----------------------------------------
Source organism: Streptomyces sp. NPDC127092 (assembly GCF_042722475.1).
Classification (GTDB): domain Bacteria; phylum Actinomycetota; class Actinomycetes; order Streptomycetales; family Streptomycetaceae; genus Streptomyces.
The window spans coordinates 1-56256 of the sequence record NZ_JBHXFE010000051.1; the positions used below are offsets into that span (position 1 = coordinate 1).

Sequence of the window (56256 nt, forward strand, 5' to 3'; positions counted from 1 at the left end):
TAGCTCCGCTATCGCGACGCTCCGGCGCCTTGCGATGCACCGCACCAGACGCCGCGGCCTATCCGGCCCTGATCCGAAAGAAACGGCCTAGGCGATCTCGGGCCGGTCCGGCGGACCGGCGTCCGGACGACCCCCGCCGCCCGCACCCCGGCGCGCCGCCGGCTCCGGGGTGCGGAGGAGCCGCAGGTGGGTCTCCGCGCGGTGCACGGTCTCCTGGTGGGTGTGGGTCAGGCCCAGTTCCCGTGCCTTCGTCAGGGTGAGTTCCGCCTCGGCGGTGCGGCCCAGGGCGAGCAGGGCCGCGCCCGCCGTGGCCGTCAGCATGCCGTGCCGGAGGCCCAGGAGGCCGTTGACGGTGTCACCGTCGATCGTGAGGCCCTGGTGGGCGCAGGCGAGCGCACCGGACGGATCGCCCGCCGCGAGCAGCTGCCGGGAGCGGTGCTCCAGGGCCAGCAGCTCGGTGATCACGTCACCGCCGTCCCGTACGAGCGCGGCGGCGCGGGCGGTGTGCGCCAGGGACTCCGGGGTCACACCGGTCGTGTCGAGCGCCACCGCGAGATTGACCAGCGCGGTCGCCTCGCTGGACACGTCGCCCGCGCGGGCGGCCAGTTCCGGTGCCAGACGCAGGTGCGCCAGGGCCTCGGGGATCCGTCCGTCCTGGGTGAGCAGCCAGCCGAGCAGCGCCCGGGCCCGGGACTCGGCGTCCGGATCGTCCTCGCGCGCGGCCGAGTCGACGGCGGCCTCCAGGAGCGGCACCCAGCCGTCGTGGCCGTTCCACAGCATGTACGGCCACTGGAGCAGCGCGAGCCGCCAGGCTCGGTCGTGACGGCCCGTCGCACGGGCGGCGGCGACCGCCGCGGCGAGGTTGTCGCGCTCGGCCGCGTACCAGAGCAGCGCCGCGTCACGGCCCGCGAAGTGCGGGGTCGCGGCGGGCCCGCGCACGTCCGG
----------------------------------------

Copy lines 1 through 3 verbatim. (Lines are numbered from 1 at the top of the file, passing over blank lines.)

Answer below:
Source organism: Streptomyces sp. NPDC127092 (assembly GCF_042722475.1).
Classification (GTDB): domain Bacteria; phylum Actinomycetota; class Actinomycetes; order Streptomycetales; family Streptomycetaceae; genus Streptomyces.
The window spans coordinates 1-56256 of the sequence record NZ_JBHXFE010000051.1; the positions used below are offsets into that span (position 1 = coordinate 1).